Yearly staff retreats to Georgie's Willowood Farm on Ebey Praire, Whidbey Island have become something of a Sea Creatures tradition for good reason.
There is the obvious: Willowood Farm is beautiful. Verdant green fields overlook the Puget Sound. The air is sweet and clean, smelling at once of the earth and the sea. A fairy tale white horse named 'Whitey' saunters. Farm equipment chugs about deliberately. A handsome cedar barn is witness to all. Willowood is pastoral perfection.
Sampling Willowood's bounty is also a draw. Georgie's lettuces, tender yet toothsome, are sublime. Her Rockwell Beans, a local heirloom bean developed on Whidbey Island in the 1800s, are hearty and flavorful--as delicious as they are rare. Georgie's summer garlic cure is a wonder to see and smell. Willowood's produce finds its way on to plates at Whale, Walrus, Barnacle, and Boat because it is incredible. Enjoying it fresh on the farm only adds to its appeal.
But beyond the obvious pulls--beyond the idyllic setting, beyond the amazing produce--are the relationships. For instance, the relationship between farm and restaurant, Georgie writes:
At the end of every season...I take my farm crew to have a meal at one of the restaurants we’ve been selling to that year...This is one of my favorite things to do--for many reasons. I think the main one is to see how the vegetables we produce at Willowood Farm are prepared and presented...For us as farmers to see our product in 'all its glory'...is really an amazing and proud moment...It might be something as simple as seeing our Pink Beauty radishes, a variety we pick twice a week from March until November, literally thousands of pounds of these radishes, presented beautifully with caviar and butter, like Chef Bobby at the Walrus recently did. Now this is really incredible to us. By the end of the season we are sick to death of looking at those darn radishes--but look what Bobby did with them! Astounding!
It is no different for the servers and cooks visiting Willowood--seeing where the food Sea Creatures prepares and serves comes from is inspiring. "Being able to see the steps a farm takes to bring produce to Walrus, is a visceral experience that makes me proud to serve the dishes we have..." explains Marley from the Walrus.
Truly, understanding the work and skill that goes into growing incredible radishes, or anything else, creates a richer experience for cooks plating the radishes and the servers serving them, and in turn, the guests eating them. Georgie writes:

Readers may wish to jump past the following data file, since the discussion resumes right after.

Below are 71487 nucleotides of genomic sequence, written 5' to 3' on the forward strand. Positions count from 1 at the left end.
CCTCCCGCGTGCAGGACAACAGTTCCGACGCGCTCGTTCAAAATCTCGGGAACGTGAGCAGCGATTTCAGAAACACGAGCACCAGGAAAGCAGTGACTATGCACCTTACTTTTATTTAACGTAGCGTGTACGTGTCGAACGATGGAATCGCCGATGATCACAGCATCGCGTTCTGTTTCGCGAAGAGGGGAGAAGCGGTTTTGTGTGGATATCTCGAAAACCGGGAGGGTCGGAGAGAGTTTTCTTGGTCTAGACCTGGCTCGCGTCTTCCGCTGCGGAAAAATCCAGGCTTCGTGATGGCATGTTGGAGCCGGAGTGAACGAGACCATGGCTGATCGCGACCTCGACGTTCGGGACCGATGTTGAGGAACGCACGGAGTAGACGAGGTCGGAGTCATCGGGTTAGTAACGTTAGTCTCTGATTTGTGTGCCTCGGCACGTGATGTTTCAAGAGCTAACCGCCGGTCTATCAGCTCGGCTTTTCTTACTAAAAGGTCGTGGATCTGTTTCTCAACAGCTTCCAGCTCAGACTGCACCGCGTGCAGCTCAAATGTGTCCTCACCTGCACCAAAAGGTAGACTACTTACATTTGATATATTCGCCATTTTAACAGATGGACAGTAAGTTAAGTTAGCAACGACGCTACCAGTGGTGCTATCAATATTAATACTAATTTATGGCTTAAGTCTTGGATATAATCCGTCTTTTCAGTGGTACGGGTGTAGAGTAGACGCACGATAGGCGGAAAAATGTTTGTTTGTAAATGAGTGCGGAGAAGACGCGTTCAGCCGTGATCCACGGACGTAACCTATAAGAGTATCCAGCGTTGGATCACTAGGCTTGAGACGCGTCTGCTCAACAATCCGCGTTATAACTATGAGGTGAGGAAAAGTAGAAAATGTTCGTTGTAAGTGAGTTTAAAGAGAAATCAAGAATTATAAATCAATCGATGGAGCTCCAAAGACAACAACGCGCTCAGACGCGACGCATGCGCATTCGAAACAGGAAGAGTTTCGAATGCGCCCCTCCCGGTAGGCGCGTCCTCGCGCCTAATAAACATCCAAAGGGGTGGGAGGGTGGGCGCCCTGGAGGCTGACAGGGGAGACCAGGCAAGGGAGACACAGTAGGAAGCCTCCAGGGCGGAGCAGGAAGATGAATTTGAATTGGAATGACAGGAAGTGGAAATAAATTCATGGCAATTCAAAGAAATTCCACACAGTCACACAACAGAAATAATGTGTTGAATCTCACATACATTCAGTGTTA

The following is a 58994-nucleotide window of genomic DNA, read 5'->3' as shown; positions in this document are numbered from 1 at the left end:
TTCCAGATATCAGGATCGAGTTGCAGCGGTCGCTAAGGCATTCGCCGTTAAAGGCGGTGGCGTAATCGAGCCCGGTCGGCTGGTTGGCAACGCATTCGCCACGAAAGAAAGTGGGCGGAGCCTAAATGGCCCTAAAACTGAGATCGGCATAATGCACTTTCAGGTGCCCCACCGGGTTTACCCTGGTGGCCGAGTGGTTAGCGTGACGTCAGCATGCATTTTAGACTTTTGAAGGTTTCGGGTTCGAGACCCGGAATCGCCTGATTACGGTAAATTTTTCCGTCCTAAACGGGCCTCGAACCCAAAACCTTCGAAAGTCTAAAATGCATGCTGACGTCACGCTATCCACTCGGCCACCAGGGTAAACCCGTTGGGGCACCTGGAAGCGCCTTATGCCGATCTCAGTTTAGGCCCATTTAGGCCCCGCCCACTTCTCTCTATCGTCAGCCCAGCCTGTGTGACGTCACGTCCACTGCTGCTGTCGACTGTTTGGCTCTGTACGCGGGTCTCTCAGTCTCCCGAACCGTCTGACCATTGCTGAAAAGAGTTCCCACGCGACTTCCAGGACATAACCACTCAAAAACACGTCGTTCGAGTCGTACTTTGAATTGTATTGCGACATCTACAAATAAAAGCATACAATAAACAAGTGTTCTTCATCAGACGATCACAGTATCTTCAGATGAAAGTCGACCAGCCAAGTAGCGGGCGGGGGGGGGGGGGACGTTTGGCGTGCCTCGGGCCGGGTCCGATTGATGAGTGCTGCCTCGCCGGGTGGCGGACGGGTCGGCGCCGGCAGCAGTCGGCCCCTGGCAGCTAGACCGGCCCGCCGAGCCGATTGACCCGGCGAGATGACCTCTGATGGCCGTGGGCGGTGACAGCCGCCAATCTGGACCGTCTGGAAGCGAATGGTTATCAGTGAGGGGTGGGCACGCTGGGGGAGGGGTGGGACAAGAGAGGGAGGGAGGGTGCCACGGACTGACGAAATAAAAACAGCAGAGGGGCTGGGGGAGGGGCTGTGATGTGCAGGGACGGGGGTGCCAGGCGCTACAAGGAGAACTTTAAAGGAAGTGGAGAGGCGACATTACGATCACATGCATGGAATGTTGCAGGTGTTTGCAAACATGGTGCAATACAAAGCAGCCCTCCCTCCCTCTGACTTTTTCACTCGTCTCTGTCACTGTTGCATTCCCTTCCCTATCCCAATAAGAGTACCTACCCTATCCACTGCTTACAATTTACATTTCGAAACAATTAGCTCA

Having restaurant staff to the farm, and showing them where the food is grown, how it is grown, is an exciting way for us to close the loop on the “farm to table” cycle. I love talking about the farm, the things we can do here, and even the struggles we have. In general, so many people in our society are so very disconnected from where their food comes from. They have no clue to how the very thing that keeps them alive every day is grown and produced. So anytime I can share just a slice of that story with people who are then spreading the word about local food, like the staff at the Whale, Walrus, Boat and Barnacle--well, I think that is a HUGELY important thing to do. Every head of lettuce has a story of the people who grew it, quite literally. Where did the variety come from? Is it an heirloom grown for hundreds of years, or developed recently...? Did we have to seed it three times because the mice ate them and then it got too hot in the greenhouse and all the starts fried? Is it Field Manager Adam’s favorite lettuce to wrap up and eat when he is so busy tractor cultivating for weeds that he won’t take a break for lunch? When a meal can incorporate these elements into it--when a story can be shared of not just the flavors, but of how the food came to be and of the people that grew it--I think it makes a meal resonate beyond just its flavors with the pleasures of human connections. It is the satisfaction of a crop well grown and a meal lovingly made and all the people along the line.
It is these relationships that draw us to Willowood year after year. These relationships enable us to place restaurant work into a larger picture and to share this picture with guests. Kat from Walrus says it best, "I think it's pretty rad that we as a team visit the places that contribute to our success in this industry. These retreats are the heart of our Sea Creatures family, a time to celebrate this industry and the cool humans that come together to make it happen."